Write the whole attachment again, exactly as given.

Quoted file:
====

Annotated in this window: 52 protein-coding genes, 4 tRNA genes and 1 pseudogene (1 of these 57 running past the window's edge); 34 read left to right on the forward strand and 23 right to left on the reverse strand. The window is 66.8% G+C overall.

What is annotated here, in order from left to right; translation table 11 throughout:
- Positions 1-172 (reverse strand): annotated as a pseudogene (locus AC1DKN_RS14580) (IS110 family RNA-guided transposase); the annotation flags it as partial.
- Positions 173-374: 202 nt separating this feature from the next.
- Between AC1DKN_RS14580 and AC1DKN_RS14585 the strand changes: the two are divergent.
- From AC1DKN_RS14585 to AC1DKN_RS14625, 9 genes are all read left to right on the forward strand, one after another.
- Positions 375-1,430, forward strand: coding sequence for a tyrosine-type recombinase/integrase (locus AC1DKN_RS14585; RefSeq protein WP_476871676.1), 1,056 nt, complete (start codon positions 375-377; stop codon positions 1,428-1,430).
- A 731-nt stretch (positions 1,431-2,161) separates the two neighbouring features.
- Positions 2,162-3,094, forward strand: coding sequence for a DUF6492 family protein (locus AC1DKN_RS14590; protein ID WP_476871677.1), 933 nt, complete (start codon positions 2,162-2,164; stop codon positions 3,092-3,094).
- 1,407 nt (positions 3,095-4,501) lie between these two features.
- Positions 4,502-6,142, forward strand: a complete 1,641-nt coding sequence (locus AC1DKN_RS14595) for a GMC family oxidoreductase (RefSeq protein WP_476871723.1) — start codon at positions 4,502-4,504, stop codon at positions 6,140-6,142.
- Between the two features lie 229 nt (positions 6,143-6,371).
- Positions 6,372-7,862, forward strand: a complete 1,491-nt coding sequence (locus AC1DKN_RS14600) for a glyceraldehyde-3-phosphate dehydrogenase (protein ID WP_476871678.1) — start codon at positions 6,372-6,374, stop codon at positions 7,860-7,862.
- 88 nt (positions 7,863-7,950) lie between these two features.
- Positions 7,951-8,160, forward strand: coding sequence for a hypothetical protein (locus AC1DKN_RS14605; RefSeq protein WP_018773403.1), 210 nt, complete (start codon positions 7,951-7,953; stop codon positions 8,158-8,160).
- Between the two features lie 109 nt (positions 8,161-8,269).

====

Annotated in this window: 52 protein-coding genes, 4 tRNA genes and 1 pseudogene (1 of these 57 running past the window's edge); 34 read left to right on the forward strand and 23 right to left on the reverse strand. The window is 66.8% G+C overall.

What is annotated here, in order from left to right; translation table 11 throughout:
- Positions 1-172 (reverse strand): annotated as a pseudogene (locus AC1DKN_RS14580) (IS110 family RNA-guided transposase); the annotation flags it as partial.
- Positions 173-374: 202 nt separating this feature from the next.
- Between AC1DKN_RS14580 and AC1DKN_RS14585 the strand changes: the two are divergent.
- From AC1DKN_RS14585 to AC1DKN_RS14625, 9 genes are all read left to right on the forward strand, one after another.
- Positions 375-1,430, forward strand: coding sequence for a tyrosine-type recombinase/integrase (locus AC1DKN_RS14585; RefSeq protein WP_476871676.1), 1,056 nt, complete (start codon positions 375-377; stop codon positions 1,428-1,430).
- A 731-nt stretch (positions 1,431-2,161) separates the two neighbouring features.
- Positions 2,162-3,094, forward strand: coding sequence for a DUF6492 family protein (locus AC1DKN_RS14590; protein ID WP_476871677.1), 933 nt, complete (start codon positions 2,162-2,164; stop codon positions 3,092-3,094).
- 1,407 nt (positions 3,095-4,501) lie between these two features.
- Positions 4,502-6,142, forward strand: a complete 1,641-nt coding sequence (locus AC1DKN_RS14595) for a GMC family oxidoreductase (RefSeq protein WP_476871723.1) — start codon at positions 4,502-4,504, stop codon at positions 6,140-6,142.
- Between the two features lie 229 nt (positions 6,143-6,371).
- Positions 6,372-7,862, forward strand: a complete 1,491-nt coding sequence (locus AC1DKN_RS14600) for a glyceraldehyde-3-phosphate dehydrogenase (protein ID WP_476871678.1) — start codon at positions 6,372-6,374, stop codon at positions 7,860-7,862.
- 88 nt (positions 7,863-7,950) lie between these two features.
- Positions 7,951-8,160, forward strand: coding sequence for a hypothetical protein (locus AC1DKN_RS14605; RefSeq protein WP_018773403.1), 210 nt, complete (start codon positions 7,951-7,953; stop codon positions 8,158-8,160).
- Between the two features lie 109 nt (positions 8,161-8,269).